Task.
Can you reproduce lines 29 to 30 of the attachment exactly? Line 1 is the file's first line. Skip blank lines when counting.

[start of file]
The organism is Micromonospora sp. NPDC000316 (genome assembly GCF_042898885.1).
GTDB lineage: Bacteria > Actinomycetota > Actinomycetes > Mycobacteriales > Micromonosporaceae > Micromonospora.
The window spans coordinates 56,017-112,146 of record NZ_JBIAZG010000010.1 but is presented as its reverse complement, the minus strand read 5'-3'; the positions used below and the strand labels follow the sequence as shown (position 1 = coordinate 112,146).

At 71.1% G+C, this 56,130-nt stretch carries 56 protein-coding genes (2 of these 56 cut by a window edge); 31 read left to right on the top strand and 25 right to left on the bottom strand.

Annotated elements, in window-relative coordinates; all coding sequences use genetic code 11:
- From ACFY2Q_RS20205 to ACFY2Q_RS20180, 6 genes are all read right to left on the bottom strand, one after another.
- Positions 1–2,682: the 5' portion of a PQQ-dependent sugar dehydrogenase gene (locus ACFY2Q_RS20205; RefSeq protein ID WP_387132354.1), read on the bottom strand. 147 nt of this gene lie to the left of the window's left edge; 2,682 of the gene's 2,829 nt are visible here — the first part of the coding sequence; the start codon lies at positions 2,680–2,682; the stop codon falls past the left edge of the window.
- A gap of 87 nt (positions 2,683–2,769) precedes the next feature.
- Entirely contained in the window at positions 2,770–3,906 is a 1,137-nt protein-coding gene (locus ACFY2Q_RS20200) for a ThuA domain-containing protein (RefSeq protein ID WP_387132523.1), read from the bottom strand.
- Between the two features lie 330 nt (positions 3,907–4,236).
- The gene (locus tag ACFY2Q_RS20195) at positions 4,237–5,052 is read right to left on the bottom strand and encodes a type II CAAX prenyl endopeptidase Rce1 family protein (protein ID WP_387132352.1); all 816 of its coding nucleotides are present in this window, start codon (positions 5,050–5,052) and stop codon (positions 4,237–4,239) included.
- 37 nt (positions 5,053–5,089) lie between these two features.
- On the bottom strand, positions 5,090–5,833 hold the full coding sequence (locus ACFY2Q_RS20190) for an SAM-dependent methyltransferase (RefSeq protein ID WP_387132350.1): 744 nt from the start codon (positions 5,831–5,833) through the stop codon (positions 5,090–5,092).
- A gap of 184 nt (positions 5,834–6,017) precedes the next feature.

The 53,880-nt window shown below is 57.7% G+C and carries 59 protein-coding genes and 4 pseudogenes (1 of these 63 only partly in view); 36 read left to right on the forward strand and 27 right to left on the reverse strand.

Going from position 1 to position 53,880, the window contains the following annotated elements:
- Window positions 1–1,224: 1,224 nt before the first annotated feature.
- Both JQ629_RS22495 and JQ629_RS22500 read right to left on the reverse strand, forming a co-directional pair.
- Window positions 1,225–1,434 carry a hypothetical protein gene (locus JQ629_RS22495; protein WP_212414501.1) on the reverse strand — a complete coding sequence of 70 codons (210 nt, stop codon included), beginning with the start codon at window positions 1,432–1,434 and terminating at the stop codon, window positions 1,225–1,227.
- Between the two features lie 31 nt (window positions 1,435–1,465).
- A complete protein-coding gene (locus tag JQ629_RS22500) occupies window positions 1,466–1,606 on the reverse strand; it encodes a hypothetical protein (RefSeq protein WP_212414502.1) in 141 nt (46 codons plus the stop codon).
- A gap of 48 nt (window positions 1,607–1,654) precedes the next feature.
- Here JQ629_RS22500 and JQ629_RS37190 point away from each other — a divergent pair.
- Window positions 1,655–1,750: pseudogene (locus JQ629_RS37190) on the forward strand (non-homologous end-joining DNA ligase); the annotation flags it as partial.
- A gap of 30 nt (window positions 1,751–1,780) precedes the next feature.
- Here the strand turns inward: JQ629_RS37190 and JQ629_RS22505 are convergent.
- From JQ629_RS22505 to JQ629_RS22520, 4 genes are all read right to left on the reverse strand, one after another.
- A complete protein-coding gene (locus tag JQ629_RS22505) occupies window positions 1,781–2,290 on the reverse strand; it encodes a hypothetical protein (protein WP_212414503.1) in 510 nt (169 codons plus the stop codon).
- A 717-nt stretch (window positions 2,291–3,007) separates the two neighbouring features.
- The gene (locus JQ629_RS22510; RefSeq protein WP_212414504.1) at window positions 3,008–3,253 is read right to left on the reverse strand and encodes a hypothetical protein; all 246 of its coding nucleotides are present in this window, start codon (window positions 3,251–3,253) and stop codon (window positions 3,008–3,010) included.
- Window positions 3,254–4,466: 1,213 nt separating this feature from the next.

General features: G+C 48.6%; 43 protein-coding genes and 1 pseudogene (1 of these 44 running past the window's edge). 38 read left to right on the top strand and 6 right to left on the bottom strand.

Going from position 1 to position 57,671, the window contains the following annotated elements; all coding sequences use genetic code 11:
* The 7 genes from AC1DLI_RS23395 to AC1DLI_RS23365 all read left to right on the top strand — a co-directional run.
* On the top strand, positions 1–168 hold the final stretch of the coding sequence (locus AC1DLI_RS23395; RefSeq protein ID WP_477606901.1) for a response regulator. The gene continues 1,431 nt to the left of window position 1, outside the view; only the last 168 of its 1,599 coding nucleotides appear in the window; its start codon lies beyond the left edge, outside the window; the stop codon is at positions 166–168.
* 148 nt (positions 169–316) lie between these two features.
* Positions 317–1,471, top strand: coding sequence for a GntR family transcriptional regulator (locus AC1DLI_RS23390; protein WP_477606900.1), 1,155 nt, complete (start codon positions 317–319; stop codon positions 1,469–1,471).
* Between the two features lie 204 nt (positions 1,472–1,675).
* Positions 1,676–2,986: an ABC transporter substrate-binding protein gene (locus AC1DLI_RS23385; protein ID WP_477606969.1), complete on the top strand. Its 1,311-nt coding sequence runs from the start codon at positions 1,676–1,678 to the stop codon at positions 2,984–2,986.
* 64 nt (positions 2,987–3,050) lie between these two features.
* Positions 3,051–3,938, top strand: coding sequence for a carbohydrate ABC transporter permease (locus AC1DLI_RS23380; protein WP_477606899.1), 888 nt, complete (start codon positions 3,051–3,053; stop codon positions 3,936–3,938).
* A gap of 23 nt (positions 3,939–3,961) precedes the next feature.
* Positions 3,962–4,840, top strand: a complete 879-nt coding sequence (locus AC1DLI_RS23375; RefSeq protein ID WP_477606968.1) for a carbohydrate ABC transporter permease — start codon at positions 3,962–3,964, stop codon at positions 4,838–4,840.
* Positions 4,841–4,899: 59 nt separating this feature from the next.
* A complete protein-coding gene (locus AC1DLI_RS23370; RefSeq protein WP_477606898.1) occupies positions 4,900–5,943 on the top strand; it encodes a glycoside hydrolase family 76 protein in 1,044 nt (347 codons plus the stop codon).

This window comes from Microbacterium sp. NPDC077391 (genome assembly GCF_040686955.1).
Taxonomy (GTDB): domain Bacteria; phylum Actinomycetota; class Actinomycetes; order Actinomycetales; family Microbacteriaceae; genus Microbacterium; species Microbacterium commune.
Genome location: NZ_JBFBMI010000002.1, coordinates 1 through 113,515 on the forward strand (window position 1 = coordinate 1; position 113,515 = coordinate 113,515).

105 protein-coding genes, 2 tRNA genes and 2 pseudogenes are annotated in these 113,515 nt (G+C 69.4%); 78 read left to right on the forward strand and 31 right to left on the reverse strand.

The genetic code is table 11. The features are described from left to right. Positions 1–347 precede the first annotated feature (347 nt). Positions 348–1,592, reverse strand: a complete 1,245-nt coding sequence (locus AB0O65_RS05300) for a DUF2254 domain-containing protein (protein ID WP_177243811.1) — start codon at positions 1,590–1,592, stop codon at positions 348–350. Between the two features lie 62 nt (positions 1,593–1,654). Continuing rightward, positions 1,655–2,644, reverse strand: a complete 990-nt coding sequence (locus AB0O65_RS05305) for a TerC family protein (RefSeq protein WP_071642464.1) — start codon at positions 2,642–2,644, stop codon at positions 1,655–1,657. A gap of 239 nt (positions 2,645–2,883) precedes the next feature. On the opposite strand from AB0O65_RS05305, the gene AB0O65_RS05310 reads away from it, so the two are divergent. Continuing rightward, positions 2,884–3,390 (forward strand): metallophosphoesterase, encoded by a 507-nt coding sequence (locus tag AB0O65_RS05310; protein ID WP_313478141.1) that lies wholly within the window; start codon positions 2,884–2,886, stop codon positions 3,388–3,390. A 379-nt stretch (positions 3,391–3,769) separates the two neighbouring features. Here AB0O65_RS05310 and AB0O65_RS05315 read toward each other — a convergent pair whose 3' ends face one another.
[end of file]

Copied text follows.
- A 717-nt stretch (window positions 2,291–3,007) separates the two neighbouring features.
- The gene (locus JQ629_RS22510; RefSeq protein WP_212414504.1) at window positions 3,008–3,253 is read right to left on the reverse strand and encodes a hypothetical protein; all 246 of its coding nucleotides are present in this window, start codon (window positions 3,251–3,253) and stop codon (window positions 3,008–3,010) included.